I Wonder Where You Are In This Story

13th Sunday after Pentecost
24th Sunday in Ordinary Time
Proper 19
for Sunday, September 11, 2011
lectionary focus: Romans 14:1-12; Matthew 18:21-35

Note: The Presbyterian Church USA offers an entire resource packet (linked here) to create a Service of Remembrance for the Tenth Anniversary of September 11. Their material includes a children’s sermon that I think is too frank. Here is mine. If you wish to avoid any reference to 9/11, you can omit paragraph 2 and the sermon still flows.

I love stories! I love to read myself into the world of Winnie-the-Pooh, or mysteries, or kings and queens, or the Bible. But not all stories are in books. Each of us has a story. When we tell about the things that we have experienced, we are telling the story of our life. And when groups of people come together, they have a story, too. You and the people here today are continuing the story of our church started by a group of people almost 100 years ago. And we and our neighbors around us are part of the story of our country started 236 years ago. Our lives are one story after another–some happy, some sad. When we tell of these events, others become part of our story with us. When we hear what happens to other people, we become part of their story with them.

Today is September 11, and in the story of our country, this is the day something sad happened and our country went to war. You might notice people remembering this day as they fly the American flag or they talk quietly, telling their memories of that day. It is hard, but good, to remember all the parts of our story.

We share Bible stories even though they happened a long time ago and none of us were there, so that those stories become part of our story now. In the book of Romans today, we are reminded that there are many different kinds of people in the world–it takes all kinds of characters to make stories–and each character is important. Some people bring happiness to our story; they are easy to like. But some people bring sadness. Jesus tells us that we must forgive them when they hurt us. We are not limited to forgiving them just once; Jesus says to forgive them again and again and again and again…just as many times as God forgives us for the mistakes we make. Forgiveness is how we move from a sad part of the story to next adventure in our lives.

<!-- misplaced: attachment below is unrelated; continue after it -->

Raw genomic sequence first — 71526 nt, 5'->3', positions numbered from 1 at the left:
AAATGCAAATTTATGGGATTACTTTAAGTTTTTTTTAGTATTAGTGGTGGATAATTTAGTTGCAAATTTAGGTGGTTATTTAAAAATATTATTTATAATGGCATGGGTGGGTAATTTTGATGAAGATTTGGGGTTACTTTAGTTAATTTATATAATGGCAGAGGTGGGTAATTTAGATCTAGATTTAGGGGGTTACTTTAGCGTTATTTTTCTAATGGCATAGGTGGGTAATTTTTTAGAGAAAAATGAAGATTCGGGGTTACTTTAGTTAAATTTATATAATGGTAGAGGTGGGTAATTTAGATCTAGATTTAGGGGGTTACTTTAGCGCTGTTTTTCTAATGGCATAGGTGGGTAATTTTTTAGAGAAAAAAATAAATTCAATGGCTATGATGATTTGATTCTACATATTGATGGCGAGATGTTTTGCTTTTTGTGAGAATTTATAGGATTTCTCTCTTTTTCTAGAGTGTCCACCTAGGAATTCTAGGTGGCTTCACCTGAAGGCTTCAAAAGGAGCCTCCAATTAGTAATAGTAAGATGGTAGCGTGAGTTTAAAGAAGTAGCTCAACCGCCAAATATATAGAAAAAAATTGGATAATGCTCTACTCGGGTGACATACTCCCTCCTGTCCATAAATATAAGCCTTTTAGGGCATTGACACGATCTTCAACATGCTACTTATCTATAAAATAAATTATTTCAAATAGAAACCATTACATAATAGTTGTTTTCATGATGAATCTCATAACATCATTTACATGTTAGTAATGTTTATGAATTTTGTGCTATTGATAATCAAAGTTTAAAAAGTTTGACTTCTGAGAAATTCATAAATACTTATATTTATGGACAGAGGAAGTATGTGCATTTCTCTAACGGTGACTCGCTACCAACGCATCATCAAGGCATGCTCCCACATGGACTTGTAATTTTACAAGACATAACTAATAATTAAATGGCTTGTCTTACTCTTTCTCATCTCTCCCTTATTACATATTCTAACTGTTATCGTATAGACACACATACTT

I love stories. Mine and yours, the story of our church and of our country–by sharing all of these–the happy and the sad–and telling them again and again, we bring others into our story, and we join them in their story, and as a people, we weave them all together to be the one story of God’s beautiful world.

Will you pray with me? (This is an echo prayer: the leader says a line and the children repeat it.)

Dear Lord,

Thank You for stories.

Help me to share my stories.

Help me to listen to other’s stories.

Help us all

share Your story

with the whole world.

Amen

We are not Christians alone. My mission is to share, inspire, and encourage.

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4 responses to “I Wonder Where You Are In This Story

  1. This is lovely. I’m so glad that our mutual internet friend Jill pointed me here. In fact, I’d like to link to this post from my own blog. Thanks for sharing it.

  2. Thank you so much for giving me an accessible way to talk about these challenging times with our congregation’s children. God Bless You

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